"The people are not afraid of the terrorists anymore."
Hikmat al-Gaaod, mayor of Hit, in Anbar, after coalition troops handed over security control of the once strife-torn province to local police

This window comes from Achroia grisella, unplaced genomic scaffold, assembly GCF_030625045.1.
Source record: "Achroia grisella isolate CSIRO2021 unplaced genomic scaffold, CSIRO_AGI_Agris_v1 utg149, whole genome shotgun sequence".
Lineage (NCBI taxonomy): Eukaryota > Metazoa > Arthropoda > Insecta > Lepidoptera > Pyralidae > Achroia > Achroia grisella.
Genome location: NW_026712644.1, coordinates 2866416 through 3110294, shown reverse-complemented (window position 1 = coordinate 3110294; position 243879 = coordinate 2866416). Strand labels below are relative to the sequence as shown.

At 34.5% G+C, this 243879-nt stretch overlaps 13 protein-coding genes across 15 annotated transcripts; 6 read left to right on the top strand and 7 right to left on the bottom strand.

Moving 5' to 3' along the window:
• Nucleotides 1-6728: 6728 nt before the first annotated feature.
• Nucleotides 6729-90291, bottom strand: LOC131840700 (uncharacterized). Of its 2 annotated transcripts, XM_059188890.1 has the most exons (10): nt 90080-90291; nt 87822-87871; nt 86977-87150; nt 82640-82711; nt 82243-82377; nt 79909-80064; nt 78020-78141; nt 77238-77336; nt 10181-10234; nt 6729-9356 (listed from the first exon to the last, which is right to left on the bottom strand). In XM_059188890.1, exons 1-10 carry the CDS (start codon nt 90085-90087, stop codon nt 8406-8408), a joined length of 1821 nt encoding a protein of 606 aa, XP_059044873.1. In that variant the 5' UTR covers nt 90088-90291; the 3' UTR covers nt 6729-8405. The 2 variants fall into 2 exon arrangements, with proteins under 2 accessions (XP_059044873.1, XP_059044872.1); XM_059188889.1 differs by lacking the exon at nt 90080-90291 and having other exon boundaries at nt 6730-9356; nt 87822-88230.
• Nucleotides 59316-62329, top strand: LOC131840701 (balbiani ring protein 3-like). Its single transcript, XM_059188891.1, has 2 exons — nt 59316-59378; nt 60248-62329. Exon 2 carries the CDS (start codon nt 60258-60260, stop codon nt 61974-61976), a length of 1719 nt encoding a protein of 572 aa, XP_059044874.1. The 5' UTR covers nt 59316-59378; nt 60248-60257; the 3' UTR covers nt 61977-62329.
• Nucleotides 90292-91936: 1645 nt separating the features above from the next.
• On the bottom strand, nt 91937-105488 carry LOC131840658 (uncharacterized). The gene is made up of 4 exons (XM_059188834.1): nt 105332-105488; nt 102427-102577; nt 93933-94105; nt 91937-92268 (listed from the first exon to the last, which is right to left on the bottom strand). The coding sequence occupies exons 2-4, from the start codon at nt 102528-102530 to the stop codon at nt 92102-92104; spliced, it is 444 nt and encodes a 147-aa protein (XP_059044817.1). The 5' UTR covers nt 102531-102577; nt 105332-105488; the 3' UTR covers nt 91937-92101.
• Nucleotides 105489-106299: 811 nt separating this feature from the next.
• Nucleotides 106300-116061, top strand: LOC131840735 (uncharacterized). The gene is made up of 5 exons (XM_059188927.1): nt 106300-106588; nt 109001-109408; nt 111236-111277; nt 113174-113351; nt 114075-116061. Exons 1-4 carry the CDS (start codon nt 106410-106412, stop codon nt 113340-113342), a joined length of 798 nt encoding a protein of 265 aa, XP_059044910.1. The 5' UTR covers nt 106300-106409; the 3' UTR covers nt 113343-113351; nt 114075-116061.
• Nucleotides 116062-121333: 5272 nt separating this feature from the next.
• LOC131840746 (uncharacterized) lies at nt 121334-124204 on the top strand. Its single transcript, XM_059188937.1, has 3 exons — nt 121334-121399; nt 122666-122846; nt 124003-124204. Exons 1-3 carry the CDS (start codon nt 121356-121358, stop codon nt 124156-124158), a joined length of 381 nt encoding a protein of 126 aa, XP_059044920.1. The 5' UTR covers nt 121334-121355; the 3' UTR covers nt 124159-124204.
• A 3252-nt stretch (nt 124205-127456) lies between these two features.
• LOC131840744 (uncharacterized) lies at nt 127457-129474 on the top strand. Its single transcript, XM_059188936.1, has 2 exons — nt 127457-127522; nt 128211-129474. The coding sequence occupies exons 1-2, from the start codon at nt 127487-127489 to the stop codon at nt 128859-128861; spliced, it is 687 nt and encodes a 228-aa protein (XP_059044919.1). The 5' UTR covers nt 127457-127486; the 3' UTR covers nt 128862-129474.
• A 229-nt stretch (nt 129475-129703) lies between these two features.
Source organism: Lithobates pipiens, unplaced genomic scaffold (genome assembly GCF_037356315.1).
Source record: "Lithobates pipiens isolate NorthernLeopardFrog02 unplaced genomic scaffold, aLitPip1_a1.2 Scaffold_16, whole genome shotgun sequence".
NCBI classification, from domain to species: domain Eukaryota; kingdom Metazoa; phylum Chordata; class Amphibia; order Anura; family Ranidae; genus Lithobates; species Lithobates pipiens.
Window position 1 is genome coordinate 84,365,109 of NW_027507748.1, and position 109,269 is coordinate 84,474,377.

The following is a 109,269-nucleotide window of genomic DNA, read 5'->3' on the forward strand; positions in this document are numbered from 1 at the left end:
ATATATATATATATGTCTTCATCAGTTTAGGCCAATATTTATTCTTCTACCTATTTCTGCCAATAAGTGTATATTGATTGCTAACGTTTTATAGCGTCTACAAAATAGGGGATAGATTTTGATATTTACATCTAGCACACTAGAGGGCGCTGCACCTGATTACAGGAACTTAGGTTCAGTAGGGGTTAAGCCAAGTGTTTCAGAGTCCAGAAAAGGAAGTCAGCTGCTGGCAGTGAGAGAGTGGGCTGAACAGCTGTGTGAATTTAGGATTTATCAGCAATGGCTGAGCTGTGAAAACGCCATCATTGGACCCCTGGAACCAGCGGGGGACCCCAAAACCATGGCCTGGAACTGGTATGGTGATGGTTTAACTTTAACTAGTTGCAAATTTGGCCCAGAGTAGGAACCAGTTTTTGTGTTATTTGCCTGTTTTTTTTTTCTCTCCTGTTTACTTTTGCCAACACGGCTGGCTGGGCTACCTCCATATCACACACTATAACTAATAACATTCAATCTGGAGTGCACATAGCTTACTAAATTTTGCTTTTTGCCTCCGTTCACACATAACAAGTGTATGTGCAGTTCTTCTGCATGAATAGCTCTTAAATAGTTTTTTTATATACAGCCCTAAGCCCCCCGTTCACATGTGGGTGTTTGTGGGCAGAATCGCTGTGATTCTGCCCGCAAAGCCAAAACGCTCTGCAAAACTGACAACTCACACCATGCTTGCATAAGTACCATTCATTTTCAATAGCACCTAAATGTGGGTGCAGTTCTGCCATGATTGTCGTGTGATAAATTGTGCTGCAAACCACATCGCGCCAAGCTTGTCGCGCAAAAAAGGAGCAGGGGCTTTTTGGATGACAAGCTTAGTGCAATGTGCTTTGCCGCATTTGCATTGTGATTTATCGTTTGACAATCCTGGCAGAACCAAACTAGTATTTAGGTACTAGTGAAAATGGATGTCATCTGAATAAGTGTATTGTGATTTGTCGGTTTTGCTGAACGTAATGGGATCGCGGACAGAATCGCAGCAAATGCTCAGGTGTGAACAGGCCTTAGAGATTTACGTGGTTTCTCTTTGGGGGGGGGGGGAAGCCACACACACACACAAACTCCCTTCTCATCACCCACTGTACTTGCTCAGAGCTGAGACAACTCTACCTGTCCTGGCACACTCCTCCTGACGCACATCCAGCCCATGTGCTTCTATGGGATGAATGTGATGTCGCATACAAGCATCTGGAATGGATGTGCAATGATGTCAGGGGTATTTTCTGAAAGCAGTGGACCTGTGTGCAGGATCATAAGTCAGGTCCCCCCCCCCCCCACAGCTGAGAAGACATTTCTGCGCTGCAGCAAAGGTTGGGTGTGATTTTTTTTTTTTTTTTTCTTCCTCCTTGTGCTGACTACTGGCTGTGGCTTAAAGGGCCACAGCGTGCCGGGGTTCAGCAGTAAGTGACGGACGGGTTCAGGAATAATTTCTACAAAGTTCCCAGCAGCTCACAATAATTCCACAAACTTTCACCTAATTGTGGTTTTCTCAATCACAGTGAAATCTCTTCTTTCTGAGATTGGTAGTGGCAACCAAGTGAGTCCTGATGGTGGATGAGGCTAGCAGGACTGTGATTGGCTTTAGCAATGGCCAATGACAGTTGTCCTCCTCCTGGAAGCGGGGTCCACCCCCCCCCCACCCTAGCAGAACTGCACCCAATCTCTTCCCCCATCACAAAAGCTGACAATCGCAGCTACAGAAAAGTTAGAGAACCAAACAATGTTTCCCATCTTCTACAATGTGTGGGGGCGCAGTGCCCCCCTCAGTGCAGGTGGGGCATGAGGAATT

On Sept. 1, local Iraqi police take over security control of the nation's Anbar province, once the center of the country's Sunni insurgency and now home to 25,000 U.S. troops. (At one point, 1 out of every 3 American fatalities occurred there). President George W. Bush hails the milestone as a major victory against al-Qaeda extremists ousted by the region's Sunni sheikhs, who had recently established "Awakening Councils" and community police forces to work with the U.S. to quell the violence. Though Anbar is the 11th of 18th provinces returned to local authorities, it is the first predominately Sunni province to be handed over. Still, Gen. David Petraeus hesitates to use the word "victory" to describe such progress, telling the BBC: "This is not the sort of struggle where you take a hill, plant the flag and go home to a victory parade." Two weeks later, Petraeus who had engineered the troop surge in Iraq relinquishes his command there to Gen. Ray Odierno in a government ceremony presided by Defense Secretary Robert Gates. In his first comments as Iraq's commander, Odierno echoes Petraeus' caution: "We must realize that these gains are fragile and reversible, and our work here is far from done."